A dispute has broken out between Poland and Russia over a memorial at the Auschwitz death camp to Russian victims of World War II and the Nazi Holocaust, rekindling old resentments between the two countries.

An exhibition at the camp museum dedicated to Russians who died in the war with Nazi Germany has been closed for three years and its opening has been delayed by a disagreement over the nationalities of the victims, officials said.

Russian historians say almost half the 6 million Jews who died in the Holocaust were citizens of the Soviet Union. But the Auschwitz museum disputes this, saying almost 1 million of these Jews were citizens of Poland, Romania and the Baltics, who were only in the Soviet Union as a result of a deal in 1939 between Hitler and Stalin to annex central Europe.

Koolanoo: A MySpace-Style Jewish Space


Koolanoo has been growing under the noses of the dating-website industry, aimed at linking Jewish people from around the world

A good-looking girl in a bikini, wearing a gold Magen David around her neck, dives into a swimming pool and, oops, loses her bikini top. This has become a standard formula in advertisements, but in this case, it has an original ending. (To view the spot, go to

When she comes back up, a young man who is also wearing a Magen David chain covers her breasts. All of the guys sitting by the pool, who were ogling her just moments before, turn away in an "oy vey" gesture. Not quite the type of humor expected from a site created for Jews all over the world.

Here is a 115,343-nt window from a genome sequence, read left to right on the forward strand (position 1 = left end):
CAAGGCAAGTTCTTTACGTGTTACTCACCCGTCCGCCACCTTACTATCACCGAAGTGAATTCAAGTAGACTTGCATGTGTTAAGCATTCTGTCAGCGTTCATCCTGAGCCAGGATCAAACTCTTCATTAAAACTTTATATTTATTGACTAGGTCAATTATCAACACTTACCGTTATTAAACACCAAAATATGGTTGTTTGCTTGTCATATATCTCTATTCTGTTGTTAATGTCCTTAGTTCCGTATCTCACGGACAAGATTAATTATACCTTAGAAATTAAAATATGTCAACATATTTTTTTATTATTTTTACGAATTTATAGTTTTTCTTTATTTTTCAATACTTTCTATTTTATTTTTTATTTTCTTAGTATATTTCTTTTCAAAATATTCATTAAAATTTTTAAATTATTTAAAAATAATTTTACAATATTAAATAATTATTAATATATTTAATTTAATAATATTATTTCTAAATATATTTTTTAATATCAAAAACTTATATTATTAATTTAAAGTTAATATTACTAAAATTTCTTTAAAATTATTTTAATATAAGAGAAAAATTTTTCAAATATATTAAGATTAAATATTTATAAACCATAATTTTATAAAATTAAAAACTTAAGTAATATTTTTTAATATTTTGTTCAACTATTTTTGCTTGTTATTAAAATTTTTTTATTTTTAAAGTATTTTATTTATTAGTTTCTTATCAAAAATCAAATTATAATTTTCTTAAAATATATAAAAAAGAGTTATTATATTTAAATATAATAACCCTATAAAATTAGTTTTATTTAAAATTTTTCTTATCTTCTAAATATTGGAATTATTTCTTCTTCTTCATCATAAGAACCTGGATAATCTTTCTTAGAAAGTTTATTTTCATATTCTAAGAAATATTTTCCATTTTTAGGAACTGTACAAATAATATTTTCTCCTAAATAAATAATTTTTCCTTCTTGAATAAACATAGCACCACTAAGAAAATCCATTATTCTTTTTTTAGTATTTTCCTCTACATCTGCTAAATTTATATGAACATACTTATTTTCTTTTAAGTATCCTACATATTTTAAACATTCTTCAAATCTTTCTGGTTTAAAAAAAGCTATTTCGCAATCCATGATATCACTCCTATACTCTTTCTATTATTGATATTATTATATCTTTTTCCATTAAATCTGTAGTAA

There are countless Israeli and international social networks on the web, MySpace being the most prominent one. However, Koolanoo (All of Us), launched in September, is the first Jewish network in the world.

For those who do not understand what we are talking about, a social network allows web surfers to open up a personal profile page and connect with friends, write a blog, paste audio or video clips, etc.

This makes it possible for others to learn quite a bit about the member and to map his/her relationships. This is inspired by Milgram's six-degrees-of-separation theory, whereby any two people on earth are linked through no more than five other people.

Like any other social network, Koolanoo affords its members the option of managing lists of friends, looking for (kosher) dates, chatting, finding social events and writing a blog. A new feature also enables surfers to hear Psalms while they surf.

Unlike dating websites, this is all provided for free. A standard member profile page will include the member's name, picture, marital status (most important), profession (even more important), whether the person smokes or drinks and more specific info such as ethnic background (Sephardic or Ashkenazi), religious affiliation and whether the member keeps kosher.

The directors of the site have future plans for development that will also enable people to find other connections based on places of work (like in the network LinkedIN), to post classified ads and even to broadcast live events such as a kabalat Shabbat at the Kotel.

"It is no secret that we marry and also do business within our community. That is what the Jewish people are like," Oded Kobo, who created the site together with his childhood friend Guy Greenberg, told Ynet.